Ten Tigers of Canton

Ten Tigers of Canton
Traditional Chinese 廣東十虎
Simplified Chinese 广东十虎

The Ten Tigers of Canton or Ten Tigers of Guangdong[1] refers to a group of ten Chinese martial artists from Guangdong Province who lived around the 19th century during the Qing dynasty in China. They were said to be the best fighters in southern China at the time. Much of their existence has been embellished by folk legends and stories passed down from generation to generation.

Ten Tigers' martial arts

The Ten Tigers of Canton traced their martial arts lineage to the Southern Shaolin Monastery in the Jiulian Mountains in Fujian Province. Southern Shaolin is a branch of the better known Shaolin Monastery on Mount Song in Henan Province. As such, the Ten Tigers' martial arts styles resemble those of Shaolin Kung Fu.

Ten Tigers of Canton

Wong Yan-lam

Wong Yan-lam or Wang Yinlin (王隐林; 王隱林; Wáng Yǐnlín; Wong4 Jan2-lam4), also romanised as Wong Yein-lam, was a student of the Tibetan monk Xinglong (星龍), a master of the "Lion's Roar" (獅子吼) style of martial arts. Wong mastered this style, which later split into the Hap Family Fist (俠家拳), Lama Style (喇嘛派), and White Crane Fist (白鶴拳).[2]

Wong Ching-ho

Wong Ching-ho or Huang Chengke (黄澄可; 黃澄可; Huáng Chéngkě; Wong4 Cing4-ho2), also romanised as Wong Cheng-ho, was a student of Luk Ah-choi (陸阿采; Lu A'cai). He specialised in the Nine Dragons Fist (九龍拳).[2]

So Hak-fu

So Hak-fu or Su Heihu (苏黑虎; 蘇黑虎; Sū Hēihǔ; Sou1 Hak1-fu2), also romanised as Sou Hark-fu, was a student of the Shaolin monk Zhaode. He was trained in the Southern Shaolin Style (南少林) but later created his own style, which is known as Black Tiger Style (黑虎門).[2]

Wong Kei-ying

Wong Kei-ying or Huang Qiying (黄麒英; 黃麒英; Huáng Qíyīng; Wong4 Kei4-jing1), also romanised as Wong Khei-yin, was a student of Luk Ah-choi (陸阿采; Lu A'cai). He is best known for his skill in Hung Ga (洪家).[2] He was also the father of Wong Fei-hung, who was not one of the Ten Tigers.

Lai Yan-chiu

Lai Yan-chiu or Li Renchao (黎仁超; Lí Rénchāo; Lai4 Jan4-ciu1) was a practitioner of the Hakka Fist (客家拳), which was also known as Southern Praying Mantis (南螳螂). He was also known for his skill in the Seven Stars Fist (七星拳).[2]

So Chan

So Chan or Su Can (苏灿; 蘇燦; Sū Càn; Sou1 Can3) was a Hung Ga (洪家) practitioner. He was famous for his skill in Drunken Fist (醉拳) and Shaolin Staff (少林棍). He is more commonly known by his nickname "So Hut-yee" or "Su Qi'er" (苏乞儿; 蘇乞兒; Sū Qǐ'er; Sou1 Hat1-ji4), which means "Beggar So".[2] Like Wong Fei-hung, he is also regarded as a folk hero in Chinese popular culture and has been the subject of films such as King of Beggars (1992) and True Legend (2010). He also appeared as a supporting character in some movies about Wong Fei-hung, most notably Drunken Master (1978).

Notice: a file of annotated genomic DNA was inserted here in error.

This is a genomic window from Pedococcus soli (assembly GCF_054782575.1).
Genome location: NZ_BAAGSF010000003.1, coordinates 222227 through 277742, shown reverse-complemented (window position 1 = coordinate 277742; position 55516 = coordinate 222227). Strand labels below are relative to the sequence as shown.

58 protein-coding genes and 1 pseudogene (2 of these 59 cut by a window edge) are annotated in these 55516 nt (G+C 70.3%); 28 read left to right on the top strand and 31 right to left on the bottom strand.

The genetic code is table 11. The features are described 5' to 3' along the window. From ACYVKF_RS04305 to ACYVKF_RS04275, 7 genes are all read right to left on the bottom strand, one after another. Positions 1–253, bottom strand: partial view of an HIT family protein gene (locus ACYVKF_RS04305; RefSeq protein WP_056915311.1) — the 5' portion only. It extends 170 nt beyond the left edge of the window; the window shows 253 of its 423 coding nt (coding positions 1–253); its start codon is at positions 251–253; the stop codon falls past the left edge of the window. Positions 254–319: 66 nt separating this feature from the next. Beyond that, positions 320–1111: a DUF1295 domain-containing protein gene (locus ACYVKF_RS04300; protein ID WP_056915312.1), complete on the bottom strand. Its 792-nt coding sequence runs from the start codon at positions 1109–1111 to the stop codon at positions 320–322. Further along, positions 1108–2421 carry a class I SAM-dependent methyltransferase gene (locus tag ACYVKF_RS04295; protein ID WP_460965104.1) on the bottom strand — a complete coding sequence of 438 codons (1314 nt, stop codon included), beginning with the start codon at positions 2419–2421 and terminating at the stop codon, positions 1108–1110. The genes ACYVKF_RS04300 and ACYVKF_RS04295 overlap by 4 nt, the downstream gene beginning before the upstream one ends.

Leung Kwan

Leung Kwan or Liang Kun (梁坤; Liáng Kūn; Loeng4 Kwan1) was primarily trained in Hung Ga (洪家) but was also known for his skill in the Iron Wire Fist (鐵線拳). He is more commonly known by his nickname "Iron Bridge Three" (铁桥三; 鐵橋三; Tiě Qiáo Sān; Tit3 Kiu4 Saam1).[2]

Chan Cheung-tai

Chan Cheung-tai or Chen Changtai (陈长泰; 陳長泰; Chén Chángtài; Can4 Coeng4-taai3) specialised in the martial art Iron Finger (鐵指). He was nicknamed "Iron Finger Chan" (铁指陈; 鐵指陳; Tiě Zhǐ Chén; Tit3 Zi2 Can2).[2]

Tam Chai-kwan

Tam Chai-kwan or Tan Jijun (谭济筠; 譚濟筠; Tán Jìjūn; Taam4 Zai3-gwan1) was a practitioner of the Huadu style of Hung Ga (洪家) and Tam Ga (譚家). He was nicknamed "Three Legs Tam" (三脚谭; 三腳譚; Sān Jiǎo Tán; Saam1 Goek3 Taam4) for the three types of kicks he used.[2]

Chau Tai

Chau Tai or Zhou Tai (周泰; Zhōu Tài; Zau1 Taai3), also romanised as Jau Taai and Chow Thye, was known for his "soft-hand" techniques and his mastery of the long staff. He created the martial art Zhou Family Bagua Staff (周家八卦棍), who has been passed down for generations in his family. He was also a master of Choy Li Fut (蔡李佛), which he integrated into his other martial arts styles. His descendants, Hung Chau (great grandson) and Michael Chau (great-great grandson), reside in San Francisco, California, United States.[2]

Cultural references


The Ten Tigers appeared in the 1979 Hong Kong film Ten Tigers from Kwangtung[3] produced by the Shaw Brothers Studio. It featured a star-studded cast of Shaw Studio actors, including the Venom Mob, Ti Lung and Alexander Fu.

Apart from appearances in Chinese films, the Ten Tigers were also featured in the 2004 film Around the World in 80 Days, with Sammo Hung making a special appearance as Wong Fei-hung. Wong and the Ten Tigers assisted the protagonists in fighting the aggressive Black Scorpion gang.

The Ten Tigers were also featured in the 2006 underground cult film Mad Cowgirl.


In 1999, Hong Kong's ATV produced a 40-episodes TV drama series titled Ten Tigers of Guangdong (英雄之廣東十虎).


In The Eleventh Tiger, a BBC Books original novel by David A. McIntee, the Ten Tigers are featured, with Wong Kei-ying and Wong Fei-hung as major characters in the story.


The electronic music artist Bonobo has a track called "Ten Tigers" on his 2013 album The North Borders.


  1. Kim, Sun-Jin. Tuttle Dictionary of the Martial Arts of Korea, China & Japan. [1996] (1996). Tuttle publishing. Korea. ISBN 0-8048-2016-3.
  2. 1 2 3 4 5 6 7 8 9 10 王春芙, 王春英, 陳朝華, Southern Metropolitan daily Guangzhou publications (南方都市報廣州專刊副). Guangdong's past & present. (廣東的前世今生). Using for name verifications. Originally in simplified characters. Published by 花城出版社. Digitized Aug 7, 2007 University of Michigan.
  3. shi hu xing yi wu xi
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